Tuesday, June 30, 2015

How rare are ambidextrous pitchers?

Henry Knight switch pitcher
Henry Knight, switch pitcher, had a 12:1 strikeout-to-walk ratio in high school

Ambidextrous pitchers are extremely rare in high school baseball.

One in A Million

In the USA, the chance of meeting a high school ambidextrous pitcher is 1 in a million.* 

For comparison...

What are the odds of getting struck by lightning?
The odds of becoming a lightning victim in the U.S. in any one year is 1 in 700,000. The odds of being struck in your lifetime is 1 in 3,000. (source: nationalgeographic.com)

How many switch pitchers are playing high school baseball?

It's tricky to come up with an exact number of high school switch pitchers in the USA, but based on news reports in the past five years I can up with a rough estimate.

The ratio is about ...

1 ambidextrous pitcher per 22,500 HS players

Note: This estimate is based on verified information from reliable sources, including news channels, newspapers, coaches,  recruiting networks, Perfect Game, and HS Baseball Web

How many switch pitchers per class?

In 2015, there were only 6 switch pitchers out of ~135,000 players in the senior class.
(NCAA - number of High School Baseball Players)

There are usually 5 to 7 switch pitchers in entire USA per graduating class.
List of Switch Pitchers >>

Is there a switch pitcher in the MLB?

Pat Venditte is the only switch pitcher in major league baseball. Venditte was called up to the big leagues on June 5, 2015 and made his stellar debut with the Oakland Athletics vs Boston Red Sox.

In 2015, he regularly threw both ways as a relief pitcher for the Nashville Sounds (AAA - Athletics organization).

How many switch pitchers are in college baseball?

A few switch pitchers throw in college - Aubrey McCarty (Vanderbilt), Alex Trautner (Creighton), Marcus Garcia (Sierra College) and Ryan Perez (Judson). Perez, who throws 90+ mph with both arms, has a good chance of being drafted.

What is a switch pitcher?

A switch pitcher, also know as an ambidextrous pitcher,  has the ability to throw multiple innings with either arm in baseball games. They have the ability to switch throwing arms between batters, to gain an advantage (left-on-left or right-on-right), but often stick with throwing from one side during an inning.

When do kids start throwing with both arms?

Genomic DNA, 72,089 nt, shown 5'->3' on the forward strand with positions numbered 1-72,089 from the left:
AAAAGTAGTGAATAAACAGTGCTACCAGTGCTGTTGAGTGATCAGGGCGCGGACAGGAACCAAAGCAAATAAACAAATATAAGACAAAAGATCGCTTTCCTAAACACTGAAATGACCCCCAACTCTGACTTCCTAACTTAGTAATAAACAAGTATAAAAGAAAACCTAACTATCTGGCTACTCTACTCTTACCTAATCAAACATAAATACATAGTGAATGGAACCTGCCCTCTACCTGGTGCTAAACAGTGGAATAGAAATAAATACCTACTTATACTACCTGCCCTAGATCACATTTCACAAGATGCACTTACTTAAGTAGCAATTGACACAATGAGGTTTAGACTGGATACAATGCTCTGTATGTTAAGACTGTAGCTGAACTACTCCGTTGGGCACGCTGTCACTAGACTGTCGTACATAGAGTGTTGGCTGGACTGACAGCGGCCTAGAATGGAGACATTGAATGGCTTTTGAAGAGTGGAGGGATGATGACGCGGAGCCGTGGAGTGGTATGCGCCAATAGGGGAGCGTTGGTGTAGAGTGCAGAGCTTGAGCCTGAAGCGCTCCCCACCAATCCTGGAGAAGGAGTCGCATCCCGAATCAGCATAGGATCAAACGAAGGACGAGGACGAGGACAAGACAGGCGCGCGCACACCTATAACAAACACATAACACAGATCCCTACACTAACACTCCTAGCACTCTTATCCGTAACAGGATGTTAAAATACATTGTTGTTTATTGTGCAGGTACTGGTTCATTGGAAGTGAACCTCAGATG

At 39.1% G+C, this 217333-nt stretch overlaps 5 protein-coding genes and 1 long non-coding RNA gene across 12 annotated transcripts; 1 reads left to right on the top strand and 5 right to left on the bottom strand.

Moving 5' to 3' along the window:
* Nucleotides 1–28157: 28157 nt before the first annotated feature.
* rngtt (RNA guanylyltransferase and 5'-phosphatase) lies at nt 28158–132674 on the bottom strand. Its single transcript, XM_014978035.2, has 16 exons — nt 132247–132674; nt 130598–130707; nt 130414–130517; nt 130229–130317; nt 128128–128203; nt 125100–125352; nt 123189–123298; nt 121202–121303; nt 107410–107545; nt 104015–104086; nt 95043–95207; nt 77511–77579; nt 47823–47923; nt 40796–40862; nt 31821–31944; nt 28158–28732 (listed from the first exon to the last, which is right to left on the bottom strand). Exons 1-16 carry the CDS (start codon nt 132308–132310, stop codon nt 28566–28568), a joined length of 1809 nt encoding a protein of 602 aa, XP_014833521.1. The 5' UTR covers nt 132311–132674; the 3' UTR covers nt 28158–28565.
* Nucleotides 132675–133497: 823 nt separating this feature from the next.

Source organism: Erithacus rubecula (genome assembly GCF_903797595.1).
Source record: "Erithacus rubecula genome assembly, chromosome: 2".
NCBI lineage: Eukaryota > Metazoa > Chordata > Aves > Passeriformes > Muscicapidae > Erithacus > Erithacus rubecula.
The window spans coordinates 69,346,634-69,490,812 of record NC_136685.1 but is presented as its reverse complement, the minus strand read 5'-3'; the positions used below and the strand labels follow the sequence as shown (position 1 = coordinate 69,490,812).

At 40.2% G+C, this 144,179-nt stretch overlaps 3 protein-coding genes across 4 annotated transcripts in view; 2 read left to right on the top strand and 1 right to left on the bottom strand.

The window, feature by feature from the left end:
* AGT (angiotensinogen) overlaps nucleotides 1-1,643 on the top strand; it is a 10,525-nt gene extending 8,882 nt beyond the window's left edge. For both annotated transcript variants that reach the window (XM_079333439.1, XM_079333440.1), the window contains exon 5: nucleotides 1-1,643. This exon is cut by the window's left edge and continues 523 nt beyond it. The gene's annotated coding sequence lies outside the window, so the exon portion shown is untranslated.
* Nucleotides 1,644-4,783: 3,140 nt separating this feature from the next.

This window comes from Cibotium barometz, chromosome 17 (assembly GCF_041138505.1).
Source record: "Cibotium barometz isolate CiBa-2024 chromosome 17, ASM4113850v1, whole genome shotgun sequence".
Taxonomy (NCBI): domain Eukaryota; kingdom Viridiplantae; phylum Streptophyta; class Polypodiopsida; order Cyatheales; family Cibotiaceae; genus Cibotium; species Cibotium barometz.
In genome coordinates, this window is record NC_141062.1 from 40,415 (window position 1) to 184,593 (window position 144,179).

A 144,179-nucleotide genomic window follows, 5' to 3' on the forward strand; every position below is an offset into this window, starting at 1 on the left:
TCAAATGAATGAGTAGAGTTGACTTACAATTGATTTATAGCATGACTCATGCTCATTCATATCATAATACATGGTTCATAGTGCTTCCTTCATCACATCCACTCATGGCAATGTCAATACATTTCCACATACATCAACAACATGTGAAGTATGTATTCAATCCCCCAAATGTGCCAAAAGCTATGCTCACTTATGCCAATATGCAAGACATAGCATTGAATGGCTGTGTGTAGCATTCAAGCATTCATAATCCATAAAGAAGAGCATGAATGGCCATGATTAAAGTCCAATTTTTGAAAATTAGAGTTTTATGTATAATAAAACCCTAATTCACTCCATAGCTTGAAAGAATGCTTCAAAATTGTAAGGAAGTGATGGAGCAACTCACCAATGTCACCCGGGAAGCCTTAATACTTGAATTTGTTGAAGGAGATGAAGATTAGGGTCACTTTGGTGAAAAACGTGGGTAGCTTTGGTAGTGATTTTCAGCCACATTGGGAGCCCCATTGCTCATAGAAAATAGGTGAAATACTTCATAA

Switch pitchers are rarely naturally ambidextrous. Switch pitching is a skill that is developed with lots of practice. Ambidextrous pitchers often start throwing with both arms when they are young.

Pat Venditte, who switch pitches in the minor leagues, started throwing both ways when he was only 3 years old.

Henry Knight, a successful high school pitcher, started throwing with his non-dominant arm at age 9, and switch pitching in games when he was 10 years old.

Ambidextrous Glove

Typically, high school switch pitchers use a six-fingered glove, with two thumb slots, that can be worn on either hand.


More information

Chances of a switch pitcher playing in college

Sounds Ambidextrous pitcher Pat Venditte has the rarest of MLB skills

Estimated probability of competing in college baseball (NCAA.org)


US Census 2010 (*out of all high school age students)

Sunday, June 28, 2015

Ryan Perez - Switch Pitcher News 2015

News articles about Ryan Perez - a minor league ambidextrous pitcher who pitched at Judson University in Illinois.

Ryan Perez, who can throw 90+ mph with both arms, was drafted by the Cleveland Indians in the 2015 MLB Draft.

Scrappers' pitcher highlights rarity of ambidexterity

Ryan Perez had a solid inning switch pitching in the Cape Cod All Star Game. Perez came away with a win and the MVP award!

Ryan Perez, Switch Pitcher - Cape Cod League
Ryan Perez - Hyannis Harbor Hawks
In the summer, Ryan Perez switch pitches for the Hyannis Harbor Hawks in the famous Cape Cod League. Perez made the roster for the Cape Cod League - All Star Game.

Perez throws 88-90 mph right-handed, and tops out at 94 mph left-handed.